Burgum said in an interview earlier this week that the pace of cleanup needs to be accelerated.
“There are people there that are obstructing every day our ability to clean up the camp. That is something that has to stop,” Burgum said. “If this whole thing started around the idea of being water protectors … it’s just an unbelievable irony that there are people who are preventing access to federally owned lands to conduct a cleanup of stuff in a floodplain.”
As her grandchildren and volunteers helped pack up her temporary home Tuesday and move to a new camp on higher ground, Dorothy Sun Bear wished residents of the Oceti Sakowin camp had more time to clear out.
“This wasn’t trash. Everything was useful here until they came and bulldozed it,” Sun Bear said.
Nearby, construction of Dakota Access is proceeding under Lake Oahe after President Donald Trump directed agencies to expedite approval of the pipeline rather than complete the additional environmental review ordered by the Obama administration.
“I’d like to give Trump a bottle of oil and make him drink it,” Sun Bear said.
The pipeline will be complete and ready to flow oil between March 6 and April 1, Dakota Access said in a court filing this week.
Even as the pipeline completion date nears, many at the camp were still hopeful construction could be stopped through the courts.
“The prayer is not dead,” said man packing up his camp site who identified himself by his Lakota name, Wanbli.
The Standing Rock Sioux Tribe and the Cheyenne River Sioux Tribe continue to challenge the project in federal court, arguing violations of the Religious Freedom Restoration Act. The next court hearing is scheduled for Feb. 28.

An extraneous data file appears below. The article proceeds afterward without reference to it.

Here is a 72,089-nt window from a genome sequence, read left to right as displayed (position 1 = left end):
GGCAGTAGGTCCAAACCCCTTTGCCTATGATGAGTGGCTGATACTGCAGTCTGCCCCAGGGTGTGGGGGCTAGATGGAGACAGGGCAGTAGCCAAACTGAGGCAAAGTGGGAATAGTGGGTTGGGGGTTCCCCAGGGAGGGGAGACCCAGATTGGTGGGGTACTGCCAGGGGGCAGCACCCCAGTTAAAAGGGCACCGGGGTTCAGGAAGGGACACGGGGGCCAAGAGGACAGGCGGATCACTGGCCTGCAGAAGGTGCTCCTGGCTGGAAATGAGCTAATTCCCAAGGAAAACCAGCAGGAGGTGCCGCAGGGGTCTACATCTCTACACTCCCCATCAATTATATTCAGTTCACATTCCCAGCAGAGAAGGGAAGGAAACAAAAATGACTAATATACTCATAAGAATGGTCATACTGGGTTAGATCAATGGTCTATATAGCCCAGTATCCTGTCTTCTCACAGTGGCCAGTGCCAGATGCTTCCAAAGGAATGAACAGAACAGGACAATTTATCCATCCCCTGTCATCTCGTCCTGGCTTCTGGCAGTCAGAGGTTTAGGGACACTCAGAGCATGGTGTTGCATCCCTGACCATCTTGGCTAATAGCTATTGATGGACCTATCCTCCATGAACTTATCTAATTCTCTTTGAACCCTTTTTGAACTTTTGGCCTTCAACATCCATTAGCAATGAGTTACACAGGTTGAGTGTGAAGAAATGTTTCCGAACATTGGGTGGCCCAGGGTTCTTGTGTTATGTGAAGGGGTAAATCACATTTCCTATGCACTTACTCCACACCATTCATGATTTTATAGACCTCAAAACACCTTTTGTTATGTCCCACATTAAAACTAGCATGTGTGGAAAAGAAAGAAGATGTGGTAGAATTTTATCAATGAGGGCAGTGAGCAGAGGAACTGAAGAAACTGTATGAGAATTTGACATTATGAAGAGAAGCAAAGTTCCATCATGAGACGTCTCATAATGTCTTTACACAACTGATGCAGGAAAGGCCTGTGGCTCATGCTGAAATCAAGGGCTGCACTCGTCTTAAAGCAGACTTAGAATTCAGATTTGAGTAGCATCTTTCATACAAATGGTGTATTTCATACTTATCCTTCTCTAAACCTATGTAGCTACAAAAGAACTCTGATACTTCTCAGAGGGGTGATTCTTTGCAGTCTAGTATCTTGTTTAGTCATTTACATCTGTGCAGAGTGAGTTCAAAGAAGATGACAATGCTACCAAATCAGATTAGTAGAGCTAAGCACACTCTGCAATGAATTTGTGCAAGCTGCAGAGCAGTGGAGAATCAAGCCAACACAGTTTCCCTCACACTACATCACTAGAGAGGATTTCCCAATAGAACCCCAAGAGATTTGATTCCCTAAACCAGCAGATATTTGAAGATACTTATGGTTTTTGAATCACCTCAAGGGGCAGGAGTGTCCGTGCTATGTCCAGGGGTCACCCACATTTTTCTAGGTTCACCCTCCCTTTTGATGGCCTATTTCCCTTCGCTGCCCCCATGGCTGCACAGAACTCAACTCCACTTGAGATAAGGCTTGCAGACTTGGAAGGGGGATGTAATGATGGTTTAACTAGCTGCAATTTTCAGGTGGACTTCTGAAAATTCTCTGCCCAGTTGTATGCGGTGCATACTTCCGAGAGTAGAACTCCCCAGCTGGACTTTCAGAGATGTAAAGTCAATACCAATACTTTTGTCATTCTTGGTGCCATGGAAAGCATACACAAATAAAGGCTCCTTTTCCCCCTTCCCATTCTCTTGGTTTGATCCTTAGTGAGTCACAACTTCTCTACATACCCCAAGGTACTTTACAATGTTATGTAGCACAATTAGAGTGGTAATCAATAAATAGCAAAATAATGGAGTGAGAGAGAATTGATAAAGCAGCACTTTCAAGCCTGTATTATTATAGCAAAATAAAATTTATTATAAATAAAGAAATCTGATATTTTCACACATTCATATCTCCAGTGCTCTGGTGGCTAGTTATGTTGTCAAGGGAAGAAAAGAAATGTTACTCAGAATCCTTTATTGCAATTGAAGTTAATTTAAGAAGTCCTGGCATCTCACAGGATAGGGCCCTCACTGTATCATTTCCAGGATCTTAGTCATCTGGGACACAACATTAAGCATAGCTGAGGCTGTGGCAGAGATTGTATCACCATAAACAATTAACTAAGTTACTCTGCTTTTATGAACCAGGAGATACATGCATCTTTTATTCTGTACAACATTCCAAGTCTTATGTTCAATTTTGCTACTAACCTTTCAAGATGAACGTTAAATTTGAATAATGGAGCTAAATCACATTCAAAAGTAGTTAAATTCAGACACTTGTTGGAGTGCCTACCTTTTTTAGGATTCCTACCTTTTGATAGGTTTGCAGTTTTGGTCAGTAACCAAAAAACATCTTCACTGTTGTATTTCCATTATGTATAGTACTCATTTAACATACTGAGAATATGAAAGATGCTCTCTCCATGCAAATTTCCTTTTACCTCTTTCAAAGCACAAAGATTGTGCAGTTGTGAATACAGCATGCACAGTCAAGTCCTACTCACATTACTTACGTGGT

Standing Rock Chairman Dave Archambault and other tribal leaders had joined in asking for protesters to leave due to potential flooding and environmental hazard if the area is not cleaned up.
Standing Rock Tribal Council members did not respond to an interview request from Forum News Service this week. In a statement on Facebook, the tribal leaders said they are closely monitoring law enforcement activity at the camp.
“No matter what happens, we encourage everyone to remain peaceful and reiterate that our utmost concern at this time is the safety and wellbeing of all parties,” the statement said.
The first pipeline opponents began camping in April, with the movement gaining more momentum and visibility in August as pipeline construction progressed. The main camp, known as Oceti Sakowin, attracted at times thousands of supporters, including tribal members from around the world.
Residents of the camp were surrounded by a large law enforcement contingent as the deadline approached, including some set up in the hilltops with bright lights shining onto the camp overnight.
The Bureau of Indian Affairs, with assistance from other agencies, had two checkpoints south of the camp on the reservation and was no longer allowing traffic to travel to the camp.
North Dakota Highway Patrol and other law enforcement set up to the north of the camp entrance on Highway 1806, which continues to be closed to non-emergency traffic.
Sen. John Hoeven, who joined Burgum and other officials at the news conference, said law enforcement has shown “incredible restraint” in difficult circumstances.
Ron Starr, a member of the Standing Rock Sioux Tribe who was on the camp cleanup crew, said he was sad to see the camp close.
“I met a lot of good people here,” Starr said. “Everybody came together here.”
Madeline Merritt of Los Angeles was among volunteers helping to clean the camp this week. She returned after supporting the camp in December and participating in demonstrations in Washington, D.C., to oppose the pipeline.
“I have been completely moved by this cause. I believe we the people have to protect
our waters, our land,” Merritt said.